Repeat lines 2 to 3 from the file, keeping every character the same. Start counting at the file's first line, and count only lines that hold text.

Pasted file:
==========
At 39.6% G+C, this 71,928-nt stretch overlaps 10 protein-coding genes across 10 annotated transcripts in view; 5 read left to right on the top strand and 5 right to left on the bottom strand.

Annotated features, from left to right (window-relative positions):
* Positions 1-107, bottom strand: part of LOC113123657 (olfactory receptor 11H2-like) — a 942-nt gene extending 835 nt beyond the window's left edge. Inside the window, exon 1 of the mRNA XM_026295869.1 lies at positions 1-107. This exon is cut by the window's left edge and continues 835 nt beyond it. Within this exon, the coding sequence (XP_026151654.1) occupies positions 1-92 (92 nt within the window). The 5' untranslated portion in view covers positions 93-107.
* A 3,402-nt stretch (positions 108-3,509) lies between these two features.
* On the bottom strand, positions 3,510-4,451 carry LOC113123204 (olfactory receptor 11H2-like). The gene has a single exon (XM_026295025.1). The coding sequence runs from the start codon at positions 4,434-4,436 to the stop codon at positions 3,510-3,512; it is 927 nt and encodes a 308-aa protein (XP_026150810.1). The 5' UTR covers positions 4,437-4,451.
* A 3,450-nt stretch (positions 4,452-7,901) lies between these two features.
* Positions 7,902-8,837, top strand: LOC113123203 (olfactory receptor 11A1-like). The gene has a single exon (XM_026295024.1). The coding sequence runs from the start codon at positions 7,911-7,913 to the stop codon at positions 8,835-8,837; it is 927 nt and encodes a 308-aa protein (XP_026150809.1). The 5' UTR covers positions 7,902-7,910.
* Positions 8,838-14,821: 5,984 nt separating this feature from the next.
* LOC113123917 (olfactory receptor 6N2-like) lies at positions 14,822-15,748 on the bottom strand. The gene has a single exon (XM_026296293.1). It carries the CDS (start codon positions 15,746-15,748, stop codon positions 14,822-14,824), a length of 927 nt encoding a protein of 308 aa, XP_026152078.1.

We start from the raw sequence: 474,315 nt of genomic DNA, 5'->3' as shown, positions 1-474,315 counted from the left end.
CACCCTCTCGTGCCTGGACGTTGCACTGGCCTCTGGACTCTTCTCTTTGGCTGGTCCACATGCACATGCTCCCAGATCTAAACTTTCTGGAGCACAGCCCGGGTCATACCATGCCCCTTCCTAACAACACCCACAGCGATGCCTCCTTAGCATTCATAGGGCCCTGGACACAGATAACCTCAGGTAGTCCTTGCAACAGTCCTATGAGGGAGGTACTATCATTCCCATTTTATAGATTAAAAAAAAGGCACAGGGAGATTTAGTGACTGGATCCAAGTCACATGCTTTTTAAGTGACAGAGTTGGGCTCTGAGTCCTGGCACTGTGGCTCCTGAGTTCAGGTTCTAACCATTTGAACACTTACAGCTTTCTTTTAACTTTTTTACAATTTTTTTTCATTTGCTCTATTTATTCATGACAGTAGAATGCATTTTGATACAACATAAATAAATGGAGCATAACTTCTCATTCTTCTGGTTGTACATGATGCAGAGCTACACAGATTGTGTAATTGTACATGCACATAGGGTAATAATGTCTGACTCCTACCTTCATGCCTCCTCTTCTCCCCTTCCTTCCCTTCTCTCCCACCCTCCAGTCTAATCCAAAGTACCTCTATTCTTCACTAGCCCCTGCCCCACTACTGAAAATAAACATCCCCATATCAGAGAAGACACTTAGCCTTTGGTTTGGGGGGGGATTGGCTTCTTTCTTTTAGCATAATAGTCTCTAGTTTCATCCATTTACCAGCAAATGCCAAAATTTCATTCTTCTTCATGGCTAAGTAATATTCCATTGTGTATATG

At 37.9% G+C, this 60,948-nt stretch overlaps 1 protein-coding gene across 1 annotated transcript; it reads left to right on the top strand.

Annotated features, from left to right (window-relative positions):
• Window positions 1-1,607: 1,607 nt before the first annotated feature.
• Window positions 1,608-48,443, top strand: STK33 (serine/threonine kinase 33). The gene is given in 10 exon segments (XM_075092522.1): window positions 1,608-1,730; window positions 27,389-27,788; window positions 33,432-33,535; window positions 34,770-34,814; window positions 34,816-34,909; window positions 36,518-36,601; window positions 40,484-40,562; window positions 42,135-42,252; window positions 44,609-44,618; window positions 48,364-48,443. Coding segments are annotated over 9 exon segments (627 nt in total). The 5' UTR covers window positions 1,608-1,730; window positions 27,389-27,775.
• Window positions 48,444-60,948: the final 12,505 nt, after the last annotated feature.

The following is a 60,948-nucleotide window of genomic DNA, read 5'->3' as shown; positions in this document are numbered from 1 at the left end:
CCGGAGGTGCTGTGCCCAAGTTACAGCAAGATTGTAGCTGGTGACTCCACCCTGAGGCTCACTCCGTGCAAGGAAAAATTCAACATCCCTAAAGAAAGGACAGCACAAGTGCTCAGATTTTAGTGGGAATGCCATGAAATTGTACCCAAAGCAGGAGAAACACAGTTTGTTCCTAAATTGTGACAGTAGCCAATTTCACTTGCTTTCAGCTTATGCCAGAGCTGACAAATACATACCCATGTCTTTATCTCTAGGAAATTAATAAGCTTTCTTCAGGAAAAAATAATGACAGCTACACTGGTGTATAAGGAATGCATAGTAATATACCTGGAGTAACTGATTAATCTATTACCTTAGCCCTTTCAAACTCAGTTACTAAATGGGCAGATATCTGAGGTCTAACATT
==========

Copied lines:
Annotated features, from left to right (window-relative positions):
* Positions 1-107, bottom strand: part of LOC113123657 (olfactory receptor 11H2-like) — a 942-nt gene extending 835 nt beyond the window's left edge. Inside the window, exon 1 of the mRNA XM_026295869.1 lies at positions 1-107. This exon is cut by the window's left edge and continues 835 nt beyond it. Within this exon, the coding sequence (XP_026151654.1) occupies positions 1-92 (92 nt within the window). The 5' untranslated portion in view covers positions 93-107.